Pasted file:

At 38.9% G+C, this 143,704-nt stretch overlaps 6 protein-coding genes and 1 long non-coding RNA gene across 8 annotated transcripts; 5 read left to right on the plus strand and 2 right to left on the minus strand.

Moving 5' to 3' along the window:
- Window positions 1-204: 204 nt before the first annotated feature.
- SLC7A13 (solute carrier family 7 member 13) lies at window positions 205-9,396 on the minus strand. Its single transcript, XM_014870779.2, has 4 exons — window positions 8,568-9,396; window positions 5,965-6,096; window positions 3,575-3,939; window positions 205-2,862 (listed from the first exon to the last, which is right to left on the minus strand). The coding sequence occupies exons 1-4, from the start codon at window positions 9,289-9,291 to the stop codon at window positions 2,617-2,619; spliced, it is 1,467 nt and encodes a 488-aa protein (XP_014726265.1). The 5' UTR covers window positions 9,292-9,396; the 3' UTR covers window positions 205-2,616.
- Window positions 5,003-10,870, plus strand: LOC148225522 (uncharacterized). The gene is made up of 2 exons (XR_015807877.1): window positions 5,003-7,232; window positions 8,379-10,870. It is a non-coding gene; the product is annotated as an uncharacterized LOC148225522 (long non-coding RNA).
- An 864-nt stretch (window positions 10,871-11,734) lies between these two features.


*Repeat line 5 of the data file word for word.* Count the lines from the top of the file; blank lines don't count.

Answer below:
- Window positions 5,003-10,870, plus strand: LOC148225522 (uncharacterized). The gene is made up of 2 exons (XR_015807877.1): window positions 5,003-7,232; window positions 8,379-10,870. It is a non-coding gene; the product is annotated as an uncharacterized LOC148225522 (long non-coding RNA).